WHO is he?
Aldo Bakker was born in the Netherlands in 1971, to artist parents. He first trained as a silversmith, working to commission and setting up his own studio in 1994. Moving into furniture and product design, he won awards for collections of glass and porcelain tableware. He also teaches at the Design Academy at Eindhoven in the Netherlands. This is his first collaboration with Swarovski.
Aldo Bakker presents a vase in three sizes, constructed in crystal and expressive marble. The base acts as a shallow water pool, and the sides are made of three interconnecting elements in either faceted marble or crystal, creating a fascinating play of light. Although functional, the design is ambiguous and abstract, allowing the user to feel and play with the way one element fits with another.
Tell us some of your works, and name the one you are most proud of.
The first time this question was asked of me I referenced my “Stool urushi” and “Salt cellar” — that’s probably the reason why these two works immediately come to mind again. I would also say the objects that I am occupied with at the moment, a Coffee Table and Support for Karakter and the Crystal Vase range for Atelier Swarovski Home.
Especially for this second year, they are characterized by their ambiguous nature, but the pieces relate to one another by idiom and clearly form a family.
“Bottle Stopper” combines two shapes: the bottom part, which has a fluidity that reflects the bottle and its liquid contents, juxtaposed with the faceted top on which the hand finds a hold.
This refers to our architectural surroundings.
“Lens” has a slightly tilted and faceted silhouette, supporting the cantilevered top.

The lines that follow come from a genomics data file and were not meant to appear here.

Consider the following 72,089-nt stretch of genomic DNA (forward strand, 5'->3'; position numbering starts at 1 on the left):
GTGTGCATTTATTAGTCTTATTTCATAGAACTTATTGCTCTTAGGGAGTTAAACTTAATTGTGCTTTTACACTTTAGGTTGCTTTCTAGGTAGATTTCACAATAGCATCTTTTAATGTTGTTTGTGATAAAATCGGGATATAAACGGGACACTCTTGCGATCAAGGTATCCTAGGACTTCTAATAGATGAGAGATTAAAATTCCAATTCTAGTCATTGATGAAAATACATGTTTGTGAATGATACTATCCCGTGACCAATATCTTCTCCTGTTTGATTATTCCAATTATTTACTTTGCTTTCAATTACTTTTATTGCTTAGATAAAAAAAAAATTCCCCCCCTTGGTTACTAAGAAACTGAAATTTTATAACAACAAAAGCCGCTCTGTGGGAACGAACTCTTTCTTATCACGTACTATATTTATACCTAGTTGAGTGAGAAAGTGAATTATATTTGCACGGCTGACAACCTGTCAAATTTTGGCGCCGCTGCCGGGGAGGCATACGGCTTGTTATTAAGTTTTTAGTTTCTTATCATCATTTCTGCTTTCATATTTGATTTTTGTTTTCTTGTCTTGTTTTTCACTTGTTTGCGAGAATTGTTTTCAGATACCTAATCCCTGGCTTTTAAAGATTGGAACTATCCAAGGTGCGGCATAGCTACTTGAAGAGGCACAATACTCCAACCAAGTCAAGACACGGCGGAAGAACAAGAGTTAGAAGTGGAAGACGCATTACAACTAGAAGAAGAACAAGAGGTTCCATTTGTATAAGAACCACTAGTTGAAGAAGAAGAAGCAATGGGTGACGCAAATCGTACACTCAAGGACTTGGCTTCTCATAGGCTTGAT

The object comes in two sizes. The smallest version fits neatly between thumb and index finger, and the larger one is as big as the palm of the hand and doubles as a weight.
The idea behind “Lollipop” is to protect the actual lens from greasy fingers by putting it onto a stick.
The title of the work refers to the overall shape.
The main challenge was with “Bottle Stopper,” and how to combine a faceted shape with a round shape.
I have tried to make the facets blend naturally, without losing the sharpness, in order to create an object both visually and tactilely attractive.
Are you currently involved with any project?
We’re starting a collaboration with Lobmeyr in Vienna, a long awaited wish that comes true, and furthermore we’re very motivated to continue our collaborations with Swarovski, Karakter and other brands we’ve a fruitful relationship with — because things get only better by time.
Describe your design style.
Thorough and deadly serious.
Where are you most creative?
When I am alone and when it’s quiet.
What does your home mean to you?
Family, books, music, leisure time.
What do you collect?
I used to collect Glassware from the Leerdam factory, but nowadays there is not one specific item that I collect.
I would say I buy less but what has remained the same is that I tend to keep the things I buy instead of using them.
Essentially everything I buy I collect.
Where would you like to go most in Shanghai?
I have only stayed in Shanghai once briefly when invited by Pearl Lam and Danful and we stayed mostly central.
I feel I need to spend more time in Shanghai to get a more lasting impression.
What will be the next big design trend?
I do not care so much about trends but probably after this graphic, straight, hard, conflictual, multi bright colored, artificial period, we will get a more subtle one, as I believe things come and go in waves, and the next thing is always a bit different than the last.